Senators urge baseball to ban chewing tobacco

WASHINGTON - Four U.S. senators and health officials from the cities hosting the World Series are urging the baseball players union smokeless tobaccoto agree to a ban on chewing tobacco at games and on camera.

The senators, including No. 2 Democrat Dick Durbin of Illinois, and health officials from St. Louis and Arlington, Texas, made the pleas in separate letters, obtained Tuesday by The Associated Press. The World Series between the Texas Rangers and St. Louis Cardinals begins in St. Louis Wednesday night.

“When players use smokeless tobacco, they endanger not only their own health, but also the health of millions of children who follow their example,” the senators wrote to union head Michael Weiner. In addition to Durbin, the signers were fellow Democrats Frank Lautenberg of New Jersey, Richard Blumenthal of Connecticut and Senate health committee chairman of Tom Harkin of Iowa.

The senators noted that millions of people will tune in to watch the series, including children.

“Unfortunately, as these young fans root for their favorite team and players, they also will watch their on-field heroes use smokeless tobacco products,” they wrote. Smokeless tobacco includes chewing tobacco and dip.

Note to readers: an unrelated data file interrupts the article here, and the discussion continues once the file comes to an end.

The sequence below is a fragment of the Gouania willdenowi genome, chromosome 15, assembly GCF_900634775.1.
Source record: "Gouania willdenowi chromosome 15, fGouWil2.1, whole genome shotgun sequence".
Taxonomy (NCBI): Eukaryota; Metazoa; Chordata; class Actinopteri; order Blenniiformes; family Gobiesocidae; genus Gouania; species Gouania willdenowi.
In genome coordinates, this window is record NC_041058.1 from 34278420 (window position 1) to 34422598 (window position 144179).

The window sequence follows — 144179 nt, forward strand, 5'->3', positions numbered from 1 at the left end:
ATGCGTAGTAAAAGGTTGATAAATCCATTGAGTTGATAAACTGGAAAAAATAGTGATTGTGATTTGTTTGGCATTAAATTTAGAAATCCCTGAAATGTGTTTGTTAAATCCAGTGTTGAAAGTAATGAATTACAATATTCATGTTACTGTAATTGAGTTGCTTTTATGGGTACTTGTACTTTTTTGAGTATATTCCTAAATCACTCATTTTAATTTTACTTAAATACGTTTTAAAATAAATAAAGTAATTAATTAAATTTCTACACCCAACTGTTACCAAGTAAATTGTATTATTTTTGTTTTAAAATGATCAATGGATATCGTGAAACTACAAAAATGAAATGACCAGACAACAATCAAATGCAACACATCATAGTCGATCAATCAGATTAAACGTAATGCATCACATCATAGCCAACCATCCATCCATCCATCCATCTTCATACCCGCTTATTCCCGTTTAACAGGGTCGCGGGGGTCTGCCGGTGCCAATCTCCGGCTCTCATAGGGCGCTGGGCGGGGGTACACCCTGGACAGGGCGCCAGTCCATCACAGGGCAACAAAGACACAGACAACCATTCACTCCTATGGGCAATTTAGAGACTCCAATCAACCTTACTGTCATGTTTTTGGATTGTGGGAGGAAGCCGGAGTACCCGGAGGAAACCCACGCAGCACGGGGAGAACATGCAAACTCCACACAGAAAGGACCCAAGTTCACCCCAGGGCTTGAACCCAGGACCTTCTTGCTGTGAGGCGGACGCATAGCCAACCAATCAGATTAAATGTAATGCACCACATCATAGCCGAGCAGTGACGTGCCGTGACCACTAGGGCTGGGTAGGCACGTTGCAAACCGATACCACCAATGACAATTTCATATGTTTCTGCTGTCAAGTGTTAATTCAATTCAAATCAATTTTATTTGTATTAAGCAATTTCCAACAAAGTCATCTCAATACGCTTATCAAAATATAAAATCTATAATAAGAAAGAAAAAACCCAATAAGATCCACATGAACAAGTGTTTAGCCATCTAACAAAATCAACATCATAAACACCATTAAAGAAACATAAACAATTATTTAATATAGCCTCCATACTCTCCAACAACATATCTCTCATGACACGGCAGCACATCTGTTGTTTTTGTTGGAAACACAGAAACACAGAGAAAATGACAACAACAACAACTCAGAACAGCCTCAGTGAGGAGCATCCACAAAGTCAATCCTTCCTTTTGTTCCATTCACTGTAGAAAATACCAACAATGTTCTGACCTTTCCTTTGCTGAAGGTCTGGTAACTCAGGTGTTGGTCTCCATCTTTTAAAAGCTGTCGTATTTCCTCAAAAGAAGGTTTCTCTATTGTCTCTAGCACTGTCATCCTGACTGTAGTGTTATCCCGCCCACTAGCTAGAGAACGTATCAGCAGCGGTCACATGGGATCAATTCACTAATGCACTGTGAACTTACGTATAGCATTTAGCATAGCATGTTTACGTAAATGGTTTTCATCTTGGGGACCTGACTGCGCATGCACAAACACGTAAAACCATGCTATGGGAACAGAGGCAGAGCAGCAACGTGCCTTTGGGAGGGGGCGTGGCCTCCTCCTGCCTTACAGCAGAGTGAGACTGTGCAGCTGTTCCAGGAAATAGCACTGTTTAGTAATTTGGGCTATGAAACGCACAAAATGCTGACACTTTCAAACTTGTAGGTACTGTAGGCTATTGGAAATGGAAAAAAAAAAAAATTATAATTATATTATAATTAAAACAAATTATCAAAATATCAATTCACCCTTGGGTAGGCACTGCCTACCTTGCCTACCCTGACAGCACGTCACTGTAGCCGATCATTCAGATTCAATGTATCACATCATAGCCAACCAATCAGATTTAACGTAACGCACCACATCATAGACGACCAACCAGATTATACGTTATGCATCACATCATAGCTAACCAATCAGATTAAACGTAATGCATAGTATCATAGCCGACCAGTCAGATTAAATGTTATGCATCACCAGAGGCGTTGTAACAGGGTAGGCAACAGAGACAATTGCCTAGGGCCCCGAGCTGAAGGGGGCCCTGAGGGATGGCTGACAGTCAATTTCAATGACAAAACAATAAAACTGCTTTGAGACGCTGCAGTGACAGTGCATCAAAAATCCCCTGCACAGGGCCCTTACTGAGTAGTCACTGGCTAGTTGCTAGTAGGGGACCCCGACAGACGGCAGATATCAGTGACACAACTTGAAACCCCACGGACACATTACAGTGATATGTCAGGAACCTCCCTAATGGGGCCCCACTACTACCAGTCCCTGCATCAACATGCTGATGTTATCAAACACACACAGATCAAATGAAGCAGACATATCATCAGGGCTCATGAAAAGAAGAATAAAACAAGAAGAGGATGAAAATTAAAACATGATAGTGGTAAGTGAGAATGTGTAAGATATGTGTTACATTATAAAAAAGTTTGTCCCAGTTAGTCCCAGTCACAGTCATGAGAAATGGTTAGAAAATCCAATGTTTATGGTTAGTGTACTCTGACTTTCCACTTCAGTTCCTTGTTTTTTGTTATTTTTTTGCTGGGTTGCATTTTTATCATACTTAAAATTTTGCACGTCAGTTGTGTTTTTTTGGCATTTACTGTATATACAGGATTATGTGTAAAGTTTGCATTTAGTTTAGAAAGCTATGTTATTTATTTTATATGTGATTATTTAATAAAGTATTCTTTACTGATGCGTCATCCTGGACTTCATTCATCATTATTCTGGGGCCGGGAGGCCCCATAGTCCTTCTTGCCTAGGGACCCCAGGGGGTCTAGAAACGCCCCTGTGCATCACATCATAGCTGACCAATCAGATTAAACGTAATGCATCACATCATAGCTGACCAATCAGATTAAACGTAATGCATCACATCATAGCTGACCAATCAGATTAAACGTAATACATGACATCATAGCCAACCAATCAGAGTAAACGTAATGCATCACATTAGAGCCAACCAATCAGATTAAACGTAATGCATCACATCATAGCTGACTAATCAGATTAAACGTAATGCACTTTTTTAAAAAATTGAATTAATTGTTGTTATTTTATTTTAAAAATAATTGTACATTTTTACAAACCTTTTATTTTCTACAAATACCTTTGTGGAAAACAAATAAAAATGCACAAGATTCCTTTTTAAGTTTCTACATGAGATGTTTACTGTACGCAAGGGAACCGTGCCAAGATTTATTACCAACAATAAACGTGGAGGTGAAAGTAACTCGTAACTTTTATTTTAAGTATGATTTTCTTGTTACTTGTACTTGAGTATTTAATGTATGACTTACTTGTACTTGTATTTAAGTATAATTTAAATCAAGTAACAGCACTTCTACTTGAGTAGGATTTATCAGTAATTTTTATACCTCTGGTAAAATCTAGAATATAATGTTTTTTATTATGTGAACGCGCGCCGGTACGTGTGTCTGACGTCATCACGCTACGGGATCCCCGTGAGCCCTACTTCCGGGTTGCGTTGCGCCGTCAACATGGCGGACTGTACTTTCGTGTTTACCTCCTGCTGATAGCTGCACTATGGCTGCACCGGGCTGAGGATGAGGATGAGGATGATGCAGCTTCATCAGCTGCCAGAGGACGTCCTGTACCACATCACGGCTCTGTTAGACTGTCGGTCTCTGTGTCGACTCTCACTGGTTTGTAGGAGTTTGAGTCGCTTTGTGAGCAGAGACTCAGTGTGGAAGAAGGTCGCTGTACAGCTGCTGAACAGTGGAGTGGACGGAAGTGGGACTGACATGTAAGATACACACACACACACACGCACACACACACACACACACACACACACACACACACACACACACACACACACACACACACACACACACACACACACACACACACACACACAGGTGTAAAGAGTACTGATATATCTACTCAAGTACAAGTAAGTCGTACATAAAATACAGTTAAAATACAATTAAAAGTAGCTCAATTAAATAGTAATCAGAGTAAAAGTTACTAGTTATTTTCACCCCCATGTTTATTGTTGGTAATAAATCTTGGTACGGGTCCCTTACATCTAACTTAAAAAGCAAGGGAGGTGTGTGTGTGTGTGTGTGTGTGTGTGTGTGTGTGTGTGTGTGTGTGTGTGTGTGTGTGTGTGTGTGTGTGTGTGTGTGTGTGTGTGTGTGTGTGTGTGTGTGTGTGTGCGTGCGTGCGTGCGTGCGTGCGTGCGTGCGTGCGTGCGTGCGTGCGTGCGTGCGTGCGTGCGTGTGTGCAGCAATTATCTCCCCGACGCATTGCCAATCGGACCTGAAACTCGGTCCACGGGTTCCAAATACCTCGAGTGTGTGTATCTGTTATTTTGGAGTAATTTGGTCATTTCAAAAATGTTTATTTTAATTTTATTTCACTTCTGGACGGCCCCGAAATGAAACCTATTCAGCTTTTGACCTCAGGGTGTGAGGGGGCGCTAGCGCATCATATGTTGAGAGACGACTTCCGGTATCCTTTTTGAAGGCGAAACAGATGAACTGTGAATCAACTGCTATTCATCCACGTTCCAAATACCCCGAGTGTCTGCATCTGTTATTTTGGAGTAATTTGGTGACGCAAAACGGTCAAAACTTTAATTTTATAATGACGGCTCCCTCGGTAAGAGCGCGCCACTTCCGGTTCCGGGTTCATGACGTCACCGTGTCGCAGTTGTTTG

With baseball’s current collective bargaining agreement expiring in December, the senators, some government officials and public health groups like the Campaign for Tobacco-Free Kids want the players to agree to a tobacco ban in the next contract.

“Such an agreement would protect the health of players and be a great gift to your young fans,” the senators wrote.

Commissioner Bud Selig endorsed the ban in March, but the players union hasn’t committed to one. Weiner, who said in June that a “sincere effort” will be made to address the issue, didn’t immediately respond to a request for comment Tuesday.

Some baseball players interviewed by The Associated Press last month were receptive to the idea, but others viewed a ban as an infringement on their freedom.

Meanwhile, the health officials from St. Louis and Arlington wrote in a letter to Weiner that with tobacco companies banned from advertising on TV, they “literally could not buy the ads that are effectively created by celebrity ballplayers using tobacco at games.”

The officials, Dr. Cynthia Simmons, the Public Health Authority for Arlington, and Pamela Walker, the St. Louis interim health director, urged players in the World Series to voluntarily abstain from using tobacco, in addition to calling for a permanent ban.

The Centers for Disease Control says that smokeless tobacco can cause cancer, oral health problems and nicotine addiction, and stresses it is not a safe alternative to smoking. Despite the risks, the CDC’s most recent survey found that in 2009, 15 percent of high school boys used smokeless tobacco — a more than one-third increase over 2003, when 11 percent did.

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